Insights into the Affordable Medicines Facility-malaria in Ghana: The role of caregivers and licensed chemical sellers in four regions

Andrew A. Adjei, Peter Winch, Amos Laar, David J. Sullivan, Kwame S. Sakyi, Judith K. Stephens, George O. Adjei, Isaac A. Boateng, Vivian N.Ama Aubyn, Chrysantus Kubio, Julliette Tuakli, Linda Vanotoo, Bernard B. Bortei, Maame Amo-Addae, Felix Sorvor, Nathaniel Coleman, Sarah Dalglish, Richmond Owusu, Tsega Gebreyesus, Edward EssumanRebecca Greene, Ezekiel Ankomah, Kiely Houston, Constance Bart-Plange, Samuel Salamat, Ebenezer A. Addison, Isabella A. Quakyi

Research output: Contribution to journalArticlepeer-review

3 Scopus citations


Background: The Affordable Medicine Facility-malaria (AMFm) was an innovative global financing mechanism for the provision of quality-assured artemisinin-based combination therapy (ACT) across both the private and public health sectors in eight countries in sub-Saharan Africa. This study evaluated the effectiveness of AMFm subsidies in increasing access to ACT in Ghana and documented malaria management practices at the household and community levels during the implementation of the AMFm. Methods: This study, conducted in four regions in Ghana between January, 2011 to December, 2012, employed cross-sectional mixed-methods design that included qualitative and quantitative elements, specifically household surveys, focus group discussions (FGD) and in-depth interviews. Results: The study indicated high ACT availability, adequate provider knowledge and reasonably low quality-assured ACT use in the study areas, all of which are a reflection of a high market share of ACT in these hard-to-reach areas of the country. Adequate recognition of childhood malaria symptoms by licensed chemical seller (LCS) attendants was observed. A preference by caregivers for LCS over health facilities for seeking treatment solutions to childhood malaria was found. Conclusions: Artemisinin-based combination therapy with the AMFm logo was accessible and affordable for most people seeking treatment from health facilities and LCS shops in rural areas. Caregivers and LCS were seen to play key roles in the health of the community especially with children under 5 years of age.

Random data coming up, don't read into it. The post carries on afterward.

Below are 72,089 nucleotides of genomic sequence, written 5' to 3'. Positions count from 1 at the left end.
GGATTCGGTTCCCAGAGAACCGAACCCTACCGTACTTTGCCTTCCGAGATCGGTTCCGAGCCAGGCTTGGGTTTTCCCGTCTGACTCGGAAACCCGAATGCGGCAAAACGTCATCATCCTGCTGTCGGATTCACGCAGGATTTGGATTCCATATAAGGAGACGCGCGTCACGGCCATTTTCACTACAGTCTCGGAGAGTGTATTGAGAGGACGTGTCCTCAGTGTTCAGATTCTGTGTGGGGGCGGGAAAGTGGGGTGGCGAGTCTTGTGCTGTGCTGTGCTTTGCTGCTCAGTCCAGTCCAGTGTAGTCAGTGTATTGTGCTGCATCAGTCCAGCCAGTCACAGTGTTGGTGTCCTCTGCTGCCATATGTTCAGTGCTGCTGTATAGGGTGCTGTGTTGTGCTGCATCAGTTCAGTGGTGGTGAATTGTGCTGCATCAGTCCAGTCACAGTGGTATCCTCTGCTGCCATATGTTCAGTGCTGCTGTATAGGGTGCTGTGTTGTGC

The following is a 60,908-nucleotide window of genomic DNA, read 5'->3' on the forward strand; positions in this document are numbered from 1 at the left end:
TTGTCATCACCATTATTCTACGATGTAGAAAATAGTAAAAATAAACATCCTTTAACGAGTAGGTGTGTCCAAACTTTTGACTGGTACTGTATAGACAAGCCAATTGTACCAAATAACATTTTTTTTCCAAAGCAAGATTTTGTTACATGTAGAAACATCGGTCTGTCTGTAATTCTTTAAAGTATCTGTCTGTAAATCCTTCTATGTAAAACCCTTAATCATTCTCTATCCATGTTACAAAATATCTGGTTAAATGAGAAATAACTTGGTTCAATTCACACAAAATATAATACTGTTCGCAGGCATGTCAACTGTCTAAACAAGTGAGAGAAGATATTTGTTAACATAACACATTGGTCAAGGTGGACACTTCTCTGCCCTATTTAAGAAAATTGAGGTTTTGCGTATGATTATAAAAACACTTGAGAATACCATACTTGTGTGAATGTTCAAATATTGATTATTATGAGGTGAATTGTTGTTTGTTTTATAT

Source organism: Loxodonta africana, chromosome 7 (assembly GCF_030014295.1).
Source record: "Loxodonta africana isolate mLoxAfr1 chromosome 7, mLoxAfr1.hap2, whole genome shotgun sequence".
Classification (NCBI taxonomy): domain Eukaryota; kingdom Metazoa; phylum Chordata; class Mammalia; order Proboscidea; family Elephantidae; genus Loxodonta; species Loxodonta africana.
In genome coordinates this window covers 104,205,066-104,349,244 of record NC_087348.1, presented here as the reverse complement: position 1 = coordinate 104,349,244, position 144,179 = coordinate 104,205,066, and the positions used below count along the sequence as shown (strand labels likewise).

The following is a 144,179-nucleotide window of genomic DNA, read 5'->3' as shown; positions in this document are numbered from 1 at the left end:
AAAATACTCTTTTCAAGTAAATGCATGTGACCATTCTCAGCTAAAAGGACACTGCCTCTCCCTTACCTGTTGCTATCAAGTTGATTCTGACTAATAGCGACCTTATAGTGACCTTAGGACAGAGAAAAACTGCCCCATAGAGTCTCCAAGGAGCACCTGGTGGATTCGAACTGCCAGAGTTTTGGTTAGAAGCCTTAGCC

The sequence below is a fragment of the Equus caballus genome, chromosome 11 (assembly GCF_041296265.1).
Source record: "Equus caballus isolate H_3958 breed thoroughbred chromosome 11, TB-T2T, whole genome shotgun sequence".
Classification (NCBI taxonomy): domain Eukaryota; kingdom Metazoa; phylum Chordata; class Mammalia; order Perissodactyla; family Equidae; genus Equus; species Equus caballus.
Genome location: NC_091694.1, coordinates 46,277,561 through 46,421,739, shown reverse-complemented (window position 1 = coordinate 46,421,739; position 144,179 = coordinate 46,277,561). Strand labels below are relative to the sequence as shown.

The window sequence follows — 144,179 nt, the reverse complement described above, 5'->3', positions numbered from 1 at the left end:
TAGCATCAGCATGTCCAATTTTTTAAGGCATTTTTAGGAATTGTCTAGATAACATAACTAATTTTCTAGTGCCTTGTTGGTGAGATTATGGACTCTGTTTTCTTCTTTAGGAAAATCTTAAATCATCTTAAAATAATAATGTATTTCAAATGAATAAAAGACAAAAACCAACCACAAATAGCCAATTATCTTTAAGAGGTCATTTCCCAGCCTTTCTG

Original languageEnglish (US)
Article number263
JournalMalaria journal
Issue number1
StatePublished - May 10 2016


  • Affordable Medicines Facility-malaria
  • Artemisinin-based combination therapy
  • Caregivers
  • Licensed chemical sellers

ASJC Scopus subject areas

  • Parasitology
  • Infectious Diseases


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